Glendalough is the 'honeypot' of the National Park, with more visitors than any other part. The combination of the stunning scenery and the fascinating monastic history make it one of the most popular tourist destinations in Ireland. The name Glendalough means 'valley of two lakes'. The valley stretches for over 3 km, and within it are several sites of interest.
The National Park Information Office by the Upper Lake provides information about the Park, and also supplies a first aid service.
Behind the Information Office is a small garden that focuses on the five senses.
The Visitor Centre focuses on the historical side of the valley, and in particular, on the adjacent Monastic City. Guided tours are available.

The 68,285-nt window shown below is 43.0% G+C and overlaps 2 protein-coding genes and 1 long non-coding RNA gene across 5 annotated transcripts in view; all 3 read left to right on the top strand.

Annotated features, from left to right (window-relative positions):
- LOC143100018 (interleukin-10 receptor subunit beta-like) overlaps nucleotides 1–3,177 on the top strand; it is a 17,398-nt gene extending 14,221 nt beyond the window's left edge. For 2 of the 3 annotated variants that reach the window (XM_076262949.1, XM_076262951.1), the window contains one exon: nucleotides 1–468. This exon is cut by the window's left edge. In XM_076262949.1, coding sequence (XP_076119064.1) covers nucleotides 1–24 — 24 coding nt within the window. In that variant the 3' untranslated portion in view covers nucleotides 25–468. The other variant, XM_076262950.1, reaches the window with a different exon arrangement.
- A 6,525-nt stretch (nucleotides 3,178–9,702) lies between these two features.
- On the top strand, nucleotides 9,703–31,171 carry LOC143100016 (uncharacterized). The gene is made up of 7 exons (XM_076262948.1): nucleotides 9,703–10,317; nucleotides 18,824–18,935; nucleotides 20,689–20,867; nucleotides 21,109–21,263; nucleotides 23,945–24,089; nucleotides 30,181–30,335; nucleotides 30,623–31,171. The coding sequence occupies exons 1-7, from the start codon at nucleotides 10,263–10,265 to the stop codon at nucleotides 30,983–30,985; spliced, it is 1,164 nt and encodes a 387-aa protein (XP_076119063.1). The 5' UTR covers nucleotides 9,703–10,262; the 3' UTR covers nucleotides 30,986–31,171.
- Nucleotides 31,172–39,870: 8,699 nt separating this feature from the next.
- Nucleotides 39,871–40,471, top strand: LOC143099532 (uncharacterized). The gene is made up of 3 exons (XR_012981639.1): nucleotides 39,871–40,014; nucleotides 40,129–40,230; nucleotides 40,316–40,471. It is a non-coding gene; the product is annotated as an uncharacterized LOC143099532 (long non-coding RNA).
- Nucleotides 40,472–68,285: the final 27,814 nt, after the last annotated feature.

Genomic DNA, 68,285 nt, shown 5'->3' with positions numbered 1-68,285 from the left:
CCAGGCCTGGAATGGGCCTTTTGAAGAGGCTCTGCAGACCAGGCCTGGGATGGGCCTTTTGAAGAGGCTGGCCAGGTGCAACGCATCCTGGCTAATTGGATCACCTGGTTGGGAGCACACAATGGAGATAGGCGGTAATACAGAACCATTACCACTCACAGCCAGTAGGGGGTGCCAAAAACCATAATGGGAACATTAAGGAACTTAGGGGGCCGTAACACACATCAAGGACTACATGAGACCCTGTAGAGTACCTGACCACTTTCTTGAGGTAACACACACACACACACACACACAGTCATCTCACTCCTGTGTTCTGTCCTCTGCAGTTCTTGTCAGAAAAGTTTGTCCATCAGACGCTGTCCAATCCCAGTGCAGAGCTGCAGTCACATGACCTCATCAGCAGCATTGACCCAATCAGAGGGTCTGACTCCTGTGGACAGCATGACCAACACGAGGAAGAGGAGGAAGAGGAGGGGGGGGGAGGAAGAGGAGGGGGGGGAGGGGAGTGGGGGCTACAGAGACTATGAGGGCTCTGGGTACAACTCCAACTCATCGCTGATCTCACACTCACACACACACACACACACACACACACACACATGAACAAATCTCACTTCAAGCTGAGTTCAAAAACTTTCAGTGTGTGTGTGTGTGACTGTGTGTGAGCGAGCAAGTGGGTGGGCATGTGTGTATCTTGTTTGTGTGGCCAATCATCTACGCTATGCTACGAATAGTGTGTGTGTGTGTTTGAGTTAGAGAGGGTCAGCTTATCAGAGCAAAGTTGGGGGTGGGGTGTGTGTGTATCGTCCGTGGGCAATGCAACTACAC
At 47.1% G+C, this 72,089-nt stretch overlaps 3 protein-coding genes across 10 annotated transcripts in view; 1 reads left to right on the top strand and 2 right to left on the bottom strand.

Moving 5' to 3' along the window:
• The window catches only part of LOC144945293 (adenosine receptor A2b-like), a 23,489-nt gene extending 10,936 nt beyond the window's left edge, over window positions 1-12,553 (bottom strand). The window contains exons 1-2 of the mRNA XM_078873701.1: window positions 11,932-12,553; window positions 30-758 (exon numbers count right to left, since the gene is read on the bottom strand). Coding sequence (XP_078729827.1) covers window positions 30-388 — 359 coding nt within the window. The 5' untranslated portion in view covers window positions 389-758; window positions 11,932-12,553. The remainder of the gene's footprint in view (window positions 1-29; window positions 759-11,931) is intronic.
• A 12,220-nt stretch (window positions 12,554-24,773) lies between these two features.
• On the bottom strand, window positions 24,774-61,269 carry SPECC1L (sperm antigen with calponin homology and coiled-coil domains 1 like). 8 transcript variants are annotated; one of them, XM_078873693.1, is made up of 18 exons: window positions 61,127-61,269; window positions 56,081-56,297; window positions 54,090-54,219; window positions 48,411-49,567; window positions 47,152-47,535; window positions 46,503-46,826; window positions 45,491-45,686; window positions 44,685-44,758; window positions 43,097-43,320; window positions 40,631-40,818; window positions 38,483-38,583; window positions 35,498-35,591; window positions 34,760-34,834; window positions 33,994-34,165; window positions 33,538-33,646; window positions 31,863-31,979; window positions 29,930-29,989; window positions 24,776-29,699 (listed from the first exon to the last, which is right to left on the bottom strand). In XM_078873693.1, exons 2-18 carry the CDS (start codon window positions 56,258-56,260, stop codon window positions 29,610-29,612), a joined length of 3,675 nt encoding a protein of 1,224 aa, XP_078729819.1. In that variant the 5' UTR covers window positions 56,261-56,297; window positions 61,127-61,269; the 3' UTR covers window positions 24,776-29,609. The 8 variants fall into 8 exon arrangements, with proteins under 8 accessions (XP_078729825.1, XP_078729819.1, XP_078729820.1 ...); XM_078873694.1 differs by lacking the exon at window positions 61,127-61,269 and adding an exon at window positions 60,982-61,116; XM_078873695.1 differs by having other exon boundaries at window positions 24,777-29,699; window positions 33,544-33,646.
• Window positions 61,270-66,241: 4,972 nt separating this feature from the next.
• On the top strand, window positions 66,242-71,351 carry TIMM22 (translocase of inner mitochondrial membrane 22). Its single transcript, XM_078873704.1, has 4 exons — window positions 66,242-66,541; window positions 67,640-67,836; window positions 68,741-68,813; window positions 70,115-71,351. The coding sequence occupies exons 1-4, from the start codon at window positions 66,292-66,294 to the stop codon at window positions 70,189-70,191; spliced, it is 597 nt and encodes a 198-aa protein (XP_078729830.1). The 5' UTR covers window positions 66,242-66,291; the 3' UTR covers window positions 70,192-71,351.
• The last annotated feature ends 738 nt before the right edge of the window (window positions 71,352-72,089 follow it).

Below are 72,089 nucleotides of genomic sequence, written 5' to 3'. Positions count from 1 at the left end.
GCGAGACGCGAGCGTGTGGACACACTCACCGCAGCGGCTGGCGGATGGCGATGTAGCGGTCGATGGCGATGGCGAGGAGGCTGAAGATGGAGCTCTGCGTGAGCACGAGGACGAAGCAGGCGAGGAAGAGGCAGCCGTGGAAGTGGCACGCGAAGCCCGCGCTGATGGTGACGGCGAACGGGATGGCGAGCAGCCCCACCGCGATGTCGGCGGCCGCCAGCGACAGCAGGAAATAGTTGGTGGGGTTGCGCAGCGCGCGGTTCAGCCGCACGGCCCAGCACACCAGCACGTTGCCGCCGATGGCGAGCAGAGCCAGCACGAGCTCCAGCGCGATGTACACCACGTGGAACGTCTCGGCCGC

The site of an old monastic centre, this historic site contains a round tower, several small churches, and an old graveyard.
The Upper Lake area was the original site of the monastic settlement, and features Reefert Church, Temple-na-Skellig, St. Kevin's Cell, St. Kevin's Bed, the Caher, and various crosses.
Other historic sites within the valley include St. Mary's Church and St. Saviour's Church.
The Education Centre is situated on the Miner's Road and provides a service for visiting schools.
Car parking, food options, toilets, lost property, first aid, wheelchair access.
The ruined Miner's Village is located at the western end of the Upper Lake.
There are nine waymarked walking trails around the valley, ranging from a short half hour stroll to a four hour hillwalk.
Download nature trail notes to accompany some of the Walkingh Trails of Glendalough.